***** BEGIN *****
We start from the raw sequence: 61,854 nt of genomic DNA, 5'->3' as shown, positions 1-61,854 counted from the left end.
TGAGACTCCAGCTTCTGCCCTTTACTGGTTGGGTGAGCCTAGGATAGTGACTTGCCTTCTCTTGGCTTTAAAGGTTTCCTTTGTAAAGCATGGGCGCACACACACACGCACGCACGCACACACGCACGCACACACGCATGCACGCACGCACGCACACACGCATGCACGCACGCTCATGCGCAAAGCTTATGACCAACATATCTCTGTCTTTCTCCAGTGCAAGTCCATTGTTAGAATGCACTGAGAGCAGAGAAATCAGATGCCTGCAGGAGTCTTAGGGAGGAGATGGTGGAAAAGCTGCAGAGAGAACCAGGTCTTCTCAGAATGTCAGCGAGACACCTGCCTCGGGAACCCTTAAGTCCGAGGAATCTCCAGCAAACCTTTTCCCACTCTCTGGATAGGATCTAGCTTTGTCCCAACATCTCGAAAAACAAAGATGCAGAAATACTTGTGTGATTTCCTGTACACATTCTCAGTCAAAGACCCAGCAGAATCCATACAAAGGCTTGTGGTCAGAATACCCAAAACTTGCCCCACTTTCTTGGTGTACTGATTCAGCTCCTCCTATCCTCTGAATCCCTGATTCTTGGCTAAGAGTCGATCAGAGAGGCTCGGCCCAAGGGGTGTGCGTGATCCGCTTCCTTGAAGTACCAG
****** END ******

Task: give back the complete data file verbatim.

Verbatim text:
We start from the raw sequence: 61,854 nt of genomic DNA, 5'->3' as shown, positions 1-61,854 counted from the left end.
TGAGACTCCAGCTTCTGCCCTTTACTGGTTGGGTGAGCCTAGGATAGTGACTTGCCTTCTCTTGGCTTTAAAGGTTTCCTTTGTAAAGCATGGGCGCACACACACACGCACGCACGCACACACGCACGCACACACGCATGCACGCACGCACGCACACACGCATGCACGCACGCTCATGCGCAAAGCTTATGACCAACATATCTCTGTCTTTCTCCAGTGCAAGTCCATTGTTAGAATGCACTGAGAGCAGAGAAATCAGATGCCTGCAGGAGTCTTAGGGAGGAGATGGTGGAAAAGCTGCAGAGAGAACCAGGTCTTCTCAGAATGTCAGCGAGACACCTGCCTCGGGAACCCTTAAGTCCGAGGAATCTCCAGCAAACCTTTTCCCACTCTCTGGATAGGATCTAGCTTTGTCCCAACATCTCGAAAAACAAAGATGCAGAAATACTTGTGTGATTTCCTGTACACATTCTCAGTCAAAGACCCAGCAGAATCCATACAAAGGCTTGTGGTCAGAATACCCAAAACTTGCCCCACTTTCTTGGTGTACTGATTCAGCTCCTCCTATCCTCTGAATCCCTGATTCTTGGCTAAGAGTCGATCAGAGAGGCTCGGCCCAAGGGGTGTGCGTGATCCGCTTCCTTGAAGTACCAG